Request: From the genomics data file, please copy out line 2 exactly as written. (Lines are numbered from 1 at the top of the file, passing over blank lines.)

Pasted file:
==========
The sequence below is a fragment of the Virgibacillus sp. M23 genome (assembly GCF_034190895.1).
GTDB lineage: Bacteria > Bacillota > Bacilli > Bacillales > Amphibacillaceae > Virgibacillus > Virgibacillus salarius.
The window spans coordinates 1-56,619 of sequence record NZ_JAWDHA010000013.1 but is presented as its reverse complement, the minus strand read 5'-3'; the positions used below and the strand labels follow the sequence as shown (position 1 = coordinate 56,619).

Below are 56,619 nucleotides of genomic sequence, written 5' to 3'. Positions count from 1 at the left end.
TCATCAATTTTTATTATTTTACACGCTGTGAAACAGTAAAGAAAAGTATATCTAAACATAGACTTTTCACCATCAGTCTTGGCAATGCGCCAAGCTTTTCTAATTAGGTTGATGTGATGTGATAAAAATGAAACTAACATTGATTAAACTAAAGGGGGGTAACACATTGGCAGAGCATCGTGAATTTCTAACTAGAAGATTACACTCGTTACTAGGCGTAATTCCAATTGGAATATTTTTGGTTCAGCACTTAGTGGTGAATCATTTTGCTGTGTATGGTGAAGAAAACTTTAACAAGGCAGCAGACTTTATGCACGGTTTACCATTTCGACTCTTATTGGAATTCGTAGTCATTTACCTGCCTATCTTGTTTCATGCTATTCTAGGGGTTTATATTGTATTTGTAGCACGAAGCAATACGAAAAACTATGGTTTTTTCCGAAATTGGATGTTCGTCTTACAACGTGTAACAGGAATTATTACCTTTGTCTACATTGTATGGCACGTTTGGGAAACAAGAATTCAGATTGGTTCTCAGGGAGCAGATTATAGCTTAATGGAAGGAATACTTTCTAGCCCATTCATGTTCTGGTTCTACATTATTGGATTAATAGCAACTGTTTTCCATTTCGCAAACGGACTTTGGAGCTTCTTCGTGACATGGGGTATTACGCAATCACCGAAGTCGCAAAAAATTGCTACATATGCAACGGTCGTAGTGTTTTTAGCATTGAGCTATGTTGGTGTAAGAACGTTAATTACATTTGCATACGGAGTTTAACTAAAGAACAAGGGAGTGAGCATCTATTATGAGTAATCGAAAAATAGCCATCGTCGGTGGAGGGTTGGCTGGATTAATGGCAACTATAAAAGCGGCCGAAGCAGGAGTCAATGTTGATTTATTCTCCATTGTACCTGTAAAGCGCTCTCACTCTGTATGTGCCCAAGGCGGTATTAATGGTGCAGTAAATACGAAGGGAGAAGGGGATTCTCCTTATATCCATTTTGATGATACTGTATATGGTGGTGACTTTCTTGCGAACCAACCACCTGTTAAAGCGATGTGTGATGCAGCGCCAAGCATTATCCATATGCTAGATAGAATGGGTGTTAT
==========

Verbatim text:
GTDB lineage: Bacteria > Bacillota > Bacilli > Bacillales > Amphibacillaceae > Virgibacillus > Virgibacillus salarius.